Until now, design professionals have had to rely on adding off-the-shelf actuators to standard windows to provide automated natural ventilation in a building. With this as the only available solution, there have been several problems.
The average hospital uses three times the energy of typical commercial buildings, and U.S. medical facilities spend $8.8 billion annually on energy. Between lighting, medical equipment, HVAC, and plumbing, energy consumption in medical facilities outpaces any other type of building. For large hospital systems, annual costs can reach into the tens of millions of dollars—no small amount in an industry of thin margins.
Variable refrigerant flow (VRF) HVAC zoning and geothermal systems are two of the most energy-efficient options for heating and cooling available—now, new hybrid assemblies combine the two. This article provides an overview of geothermal (or water-source) with VRF zoning technology and its advantages compared to traditional geothermal systems, air-source VRF zoning systems and conventional HVAC systems. In addition, the article will discuss considerations for specifying water-source VRF zoning systems and provide case studies of successful applications.
New technologies can provide optimal natatorium environmental control and energy savings. Today’s indoor pool dehumidifiers and outside air ventilation systems technology has changed so much over the last decade, a new or retrofitted natatorium stands to save millions of dollars in energy costs over the 15 to 25-year lifecycle of the equipment. Equipment comes with reduced refrigerant charges of up to 85-percent, compressor heat recovery for free pool water heating, exhaust heat recovery for preheating outdoor air, modulating controls for pinpoint temperature and humidity control, glycol heat rejection to dry coolers, and web-based microprocessor monitor, alarms, and control for factory technician review.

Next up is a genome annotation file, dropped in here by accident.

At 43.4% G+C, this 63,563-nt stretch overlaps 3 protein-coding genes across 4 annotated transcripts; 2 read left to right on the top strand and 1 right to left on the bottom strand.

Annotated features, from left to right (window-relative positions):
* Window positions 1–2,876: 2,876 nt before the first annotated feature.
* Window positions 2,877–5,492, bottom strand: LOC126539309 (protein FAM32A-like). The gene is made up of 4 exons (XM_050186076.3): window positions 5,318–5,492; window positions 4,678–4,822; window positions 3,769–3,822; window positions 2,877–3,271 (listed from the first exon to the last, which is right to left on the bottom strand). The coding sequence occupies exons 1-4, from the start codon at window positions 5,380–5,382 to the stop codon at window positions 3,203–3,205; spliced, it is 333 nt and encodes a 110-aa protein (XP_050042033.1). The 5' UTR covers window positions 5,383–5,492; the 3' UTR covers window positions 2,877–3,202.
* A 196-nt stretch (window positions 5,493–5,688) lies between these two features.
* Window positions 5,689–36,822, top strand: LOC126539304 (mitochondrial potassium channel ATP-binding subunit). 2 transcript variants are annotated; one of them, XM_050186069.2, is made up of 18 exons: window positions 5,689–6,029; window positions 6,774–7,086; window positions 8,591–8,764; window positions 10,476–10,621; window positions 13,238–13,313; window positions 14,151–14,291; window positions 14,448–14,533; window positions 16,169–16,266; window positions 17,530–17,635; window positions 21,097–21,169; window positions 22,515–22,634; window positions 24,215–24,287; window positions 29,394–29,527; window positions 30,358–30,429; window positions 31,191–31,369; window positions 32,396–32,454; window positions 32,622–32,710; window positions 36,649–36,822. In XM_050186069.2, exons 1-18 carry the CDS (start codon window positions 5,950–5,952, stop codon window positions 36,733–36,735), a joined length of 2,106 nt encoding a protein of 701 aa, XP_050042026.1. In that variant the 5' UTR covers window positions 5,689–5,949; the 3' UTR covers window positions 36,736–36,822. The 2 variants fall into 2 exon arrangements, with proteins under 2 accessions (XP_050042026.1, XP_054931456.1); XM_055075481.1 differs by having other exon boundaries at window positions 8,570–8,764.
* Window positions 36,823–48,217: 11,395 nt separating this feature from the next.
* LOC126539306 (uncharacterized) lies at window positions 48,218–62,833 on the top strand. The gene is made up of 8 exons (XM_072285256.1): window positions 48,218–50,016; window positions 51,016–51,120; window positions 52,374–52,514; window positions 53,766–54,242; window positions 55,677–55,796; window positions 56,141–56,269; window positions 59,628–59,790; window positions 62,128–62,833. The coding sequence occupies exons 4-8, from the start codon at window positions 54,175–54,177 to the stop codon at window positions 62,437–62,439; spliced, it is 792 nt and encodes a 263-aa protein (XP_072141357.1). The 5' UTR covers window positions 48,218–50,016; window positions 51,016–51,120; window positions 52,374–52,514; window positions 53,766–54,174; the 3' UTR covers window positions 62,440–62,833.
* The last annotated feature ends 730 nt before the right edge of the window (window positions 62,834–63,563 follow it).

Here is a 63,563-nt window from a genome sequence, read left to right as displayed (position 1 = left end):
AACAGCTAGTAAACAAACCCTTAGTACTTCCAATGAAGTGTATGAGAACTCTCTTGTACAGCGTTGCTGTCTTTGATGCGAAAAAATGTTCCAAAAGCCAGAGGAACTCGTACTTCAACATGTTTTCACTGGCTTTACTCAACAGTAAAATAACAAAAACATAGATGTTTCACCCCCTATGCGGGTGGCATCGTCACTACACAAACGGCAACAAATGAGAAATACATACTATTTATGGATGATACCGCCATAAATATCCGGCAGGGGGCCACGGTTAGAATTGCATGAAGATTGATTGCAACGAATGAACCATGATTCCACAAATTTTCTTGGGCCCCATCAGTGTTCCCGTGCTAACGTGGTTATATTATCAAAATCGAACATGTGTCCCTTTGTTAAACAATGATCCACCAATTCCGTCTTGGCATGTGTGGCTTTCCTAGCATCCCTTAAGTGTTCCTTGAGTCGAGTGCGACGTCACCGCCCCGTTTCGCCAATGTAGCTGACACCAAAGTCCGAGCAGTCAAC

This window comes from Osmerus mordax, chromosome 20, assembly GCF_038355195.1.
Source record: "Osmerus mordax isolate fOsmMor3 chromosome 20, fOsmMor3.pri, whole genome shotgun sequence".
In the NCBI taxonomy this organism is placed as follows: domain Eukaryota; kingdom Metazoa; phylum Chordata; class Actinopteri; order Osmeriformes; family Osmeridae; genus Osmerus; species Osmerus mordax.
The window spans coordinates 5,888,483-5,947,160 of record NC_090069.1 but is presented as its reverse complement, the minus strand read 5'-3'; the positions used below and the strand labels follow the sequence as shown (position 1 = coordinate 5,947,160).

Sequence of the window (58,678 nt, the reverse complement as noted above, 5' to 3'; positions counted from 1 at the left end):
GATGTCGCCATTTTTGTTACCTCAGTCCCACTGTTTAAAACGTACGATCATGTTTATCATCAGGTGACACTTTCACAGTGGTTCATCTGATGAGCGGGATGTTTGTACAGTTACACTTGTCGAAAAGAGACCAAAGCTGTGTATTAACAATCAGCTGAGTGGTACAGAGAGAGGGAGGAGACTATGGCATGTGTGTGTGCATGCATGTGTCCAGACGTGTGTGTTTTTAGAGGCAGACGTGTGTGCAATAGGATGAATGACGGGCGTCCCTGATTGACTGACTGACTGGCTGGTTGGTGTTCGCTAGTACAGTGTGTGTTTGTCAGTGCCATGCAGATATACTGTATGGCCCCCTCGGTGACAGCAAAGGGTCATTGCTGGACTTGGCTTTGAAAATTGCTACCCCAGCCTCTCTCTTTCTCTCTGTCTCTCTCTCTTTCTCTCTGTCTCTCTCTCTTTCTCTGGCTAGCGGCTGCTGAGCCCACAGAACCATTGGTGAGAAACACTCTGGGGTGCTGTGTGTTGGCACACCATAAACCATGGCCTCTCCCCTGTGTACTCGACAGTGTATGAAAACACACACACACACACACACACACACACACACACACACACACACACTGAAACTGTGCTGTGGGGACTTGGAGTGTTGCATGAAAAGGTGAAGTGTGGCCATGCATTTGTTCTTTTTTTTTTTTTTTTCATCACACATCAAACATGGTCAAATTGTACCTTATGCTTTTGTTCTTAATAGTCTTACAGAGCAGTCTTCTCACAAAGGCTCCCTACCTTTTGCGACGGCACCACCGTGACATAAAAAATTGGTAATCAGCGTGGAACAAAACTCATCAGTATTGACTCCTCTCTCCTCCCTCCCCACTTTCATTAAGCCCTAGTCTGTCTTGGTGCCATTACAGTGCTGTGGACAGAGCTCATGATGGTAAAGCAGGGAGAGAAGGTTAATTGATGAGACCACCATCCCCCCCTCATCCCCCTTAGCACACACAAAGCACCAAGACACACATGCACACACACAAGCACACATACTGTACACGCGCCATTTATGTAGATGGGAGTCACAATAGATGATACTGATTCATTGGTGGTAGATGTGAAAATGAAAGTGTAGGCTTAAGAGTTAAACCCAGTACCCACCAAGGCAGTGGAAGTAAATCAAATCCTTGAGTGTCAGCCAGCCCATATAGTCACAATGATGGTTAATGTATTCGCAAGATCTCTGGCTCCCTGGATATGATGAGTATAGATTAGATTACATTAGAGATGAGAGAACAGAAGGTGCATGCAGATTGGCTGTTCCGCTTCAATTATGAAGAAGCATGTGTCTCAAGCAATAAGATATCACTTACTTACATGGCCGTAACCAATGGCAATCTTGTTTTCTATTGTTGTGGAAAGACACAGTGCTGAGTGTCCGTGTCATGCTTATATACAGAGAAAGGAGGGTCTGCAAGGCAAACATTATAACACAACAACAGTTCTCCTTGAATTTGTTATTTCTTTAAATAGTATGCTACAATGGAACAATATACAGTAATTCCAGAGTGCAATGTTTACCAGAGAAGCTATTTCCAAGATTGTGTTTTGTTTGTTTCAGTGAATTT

The Cigas Machine Shop in Pottstown, Pennsylvania, is located in a building previously owned by the Bethlehem Steel Corporation, with parts of the structure dating back to the late 1880s. Back in that era, Bethlehem Steel was involved in the production of fabricated components used in the construction of the Golden Gate and many other familiar bridges.
A transpired solar collector system utilizes perforated metal wall cladding to heat outside fresh air via sunlight. This technology can help reduce winter heating costs by approximately 30 percent, qualify for government grants and incentives for renewable energy, and generally has a payback of three to eight years. These types of systems have been used on a wide variety of facility types, in both new construction and retrofit applications. Buildings with a large volume of air to heat, and/or requiring a high number of fresh air exchanges are excellent candidates for a transpired solar collector.